CfP: Ireland, Wales & the First World War

History, Myth, and Cultural Memory
An Interdisciplinary Conference hosted by the Wales-Ireland Research Network

September 10-12, 2014, Cardiff University

2014 will see the beginning of numerous centenary events seeking to commemorate the United Kingdom’s experience of First World War (1914-1918).Yet such commemoration is never straightforward or uncontested. The cultural memory of the lives lost in the war has itself been a continuing source of conflict and debate. While many of the commemorative events of 2014 will focus on a centralised, British view of the war, this interdisciplinary conference will offer an opportunity to examine the war from distinctively Welsh and/or Irish perspectives, focusing attention on the ways in which cultural memories, memorials, and mythologies are constructed in contested national contexts.

The contrasts as well as the similarities between the experiences of the war in Wales and Ireland are revealing. We welcome papers examining, for example, the differing meanings and memories of the events of 1916 in the Republic of Ireland, Northern Ireland, and Wales; the literary and artistic responses to the war: for example, the poetry of Robert Graves, W. B. Yeats, Katharine Tynan, David Jones, Edward Thomas, Hedd Wyn, and Francis Ledwidge, the latter two, Welsh and Irish respectively, killed on the same day in the battle of Passchendaele; fiction, diaries, letters, and memoirs by figures as various as Joseph Keating, Gwen John, Stephen Gwynn, Kate Roberts, and Arthur Machen; the nature of the war memorials, ceremonies, and popular views of the war in the two nations and in Northern Ireland; gendered aspects of the discourse and imagery of war; the contentious role of Lloyd George in both nations; the influence of religion on attitudes towards the war in the two nations; contrasts and similarities in popular responses to the war in Irish and Welsh newspapers; creative uses of inherited memories, such as Michael Longley’s poems about his father’s war experiences or Siân James’s novel A Small Country, about the women left behind in rural Wales during the war.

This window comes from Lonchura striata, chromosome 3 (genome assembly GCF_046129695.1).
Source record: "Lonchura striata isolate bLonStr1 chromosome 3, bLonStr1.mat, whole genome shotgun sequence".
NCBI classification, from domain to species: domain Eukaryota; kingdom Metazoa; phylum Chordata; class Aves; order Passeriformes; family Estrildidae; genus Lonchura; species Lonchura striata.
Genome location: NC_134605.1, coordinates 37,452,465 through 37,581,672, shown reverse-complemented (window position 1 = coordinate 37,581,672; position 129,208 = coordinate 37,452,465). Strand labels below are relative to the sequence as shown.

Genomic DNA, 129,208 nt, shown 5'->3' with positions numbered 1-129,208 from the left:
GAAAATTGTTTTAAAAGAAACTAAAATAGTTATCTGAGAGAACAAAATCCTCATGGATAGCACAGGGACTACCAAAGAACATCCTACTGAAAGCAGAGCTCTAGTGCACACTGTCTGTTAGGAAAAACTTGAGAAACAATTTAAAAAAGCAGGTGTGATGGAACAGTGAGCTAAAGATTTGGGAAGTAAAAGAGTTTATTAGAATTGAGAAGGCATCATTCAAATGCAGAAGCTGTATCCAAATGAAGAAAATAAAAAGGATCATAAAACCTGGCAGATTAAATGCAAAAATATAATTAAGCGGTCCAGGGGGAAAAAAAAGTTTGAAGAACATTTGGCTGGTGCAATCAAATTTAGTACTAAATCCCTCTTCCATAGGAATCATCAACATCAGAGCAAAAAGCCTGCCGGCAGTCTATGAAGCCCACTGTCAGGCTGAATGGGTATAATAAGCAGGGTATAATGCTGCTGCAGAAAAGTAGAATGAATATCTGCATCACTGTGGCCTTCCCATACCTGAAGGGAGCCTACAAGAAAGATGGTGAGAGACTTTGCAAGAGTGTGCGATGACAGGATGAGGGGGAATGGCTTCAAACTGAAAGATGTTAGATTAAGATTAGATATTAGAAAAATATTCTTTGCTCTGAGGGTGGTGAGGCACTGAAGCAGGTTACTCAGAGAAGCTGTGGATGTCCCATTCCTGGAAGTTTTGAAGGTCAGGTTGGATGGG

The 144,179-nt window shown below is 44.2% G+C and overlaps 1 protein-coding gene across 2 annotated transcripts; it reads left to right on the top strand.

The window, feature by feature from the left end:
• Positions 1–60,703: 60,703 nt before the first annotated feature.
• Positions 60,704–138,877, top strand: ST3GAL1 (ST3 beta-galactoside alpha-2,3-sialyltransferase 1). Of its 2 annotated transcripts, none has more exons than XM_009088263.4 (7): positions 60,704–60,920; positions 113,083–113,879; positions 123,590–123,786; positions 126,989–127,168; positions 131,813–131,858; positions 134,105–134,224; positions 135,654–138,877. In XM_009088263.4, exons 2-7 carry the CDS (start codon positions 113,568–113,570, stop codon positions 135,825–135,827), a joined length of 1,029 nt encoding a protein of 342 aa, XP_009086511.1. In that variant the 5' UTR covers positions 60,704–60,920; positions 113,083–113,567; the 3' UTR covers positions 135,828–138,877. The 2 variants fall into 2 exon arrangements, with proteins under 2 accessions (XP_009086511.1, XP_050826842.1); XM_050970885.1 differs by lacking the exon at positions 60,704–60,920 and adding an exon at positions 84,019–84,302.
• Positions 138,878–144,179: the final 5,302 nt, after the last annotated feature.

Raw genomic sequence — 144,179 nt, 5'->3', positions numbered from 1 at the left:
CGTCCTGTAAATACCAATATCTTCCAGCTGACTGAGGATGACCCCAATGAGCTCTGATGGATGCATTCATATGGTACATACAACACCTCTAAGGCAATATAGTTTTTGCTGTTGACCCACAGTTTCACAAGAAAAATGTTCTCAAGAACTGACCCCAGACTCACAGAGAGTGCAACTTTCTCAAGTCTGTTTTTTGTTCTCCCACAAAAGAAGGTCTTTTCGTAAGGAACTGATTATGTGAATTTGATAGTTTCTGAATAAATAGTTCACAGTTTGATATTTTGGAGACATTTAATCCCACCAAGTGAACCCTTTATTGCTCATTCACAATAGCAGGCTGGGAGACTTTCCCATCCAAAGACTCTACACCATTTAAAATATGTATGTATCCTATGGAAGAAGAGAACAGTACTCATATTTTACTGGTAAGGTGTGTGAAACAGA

Confirmed plenary speakers:

Sir Deian Hopkin, Dr Mary-Ann Constantine, Dr Paul O’Leary

Papers of 20-25 mins. duration are invited in fields such as History, Literature, Art History, Cultural Studies, Geography, Film and Media, Critical Theory, Gender Studies, Women’s Studies, etc. Comparative approaches are particularly welcome. Please send a title, abstract of c. 300 words and brief biography by email to the organizer by February 1st, 2013:

The Wales-Ireland Research Network is run jointly by Prof. Claire Connolly (Cork), Dr Paul O’Leary (Aberystwyth), and Prof. Katie Gramich (Cardiff).

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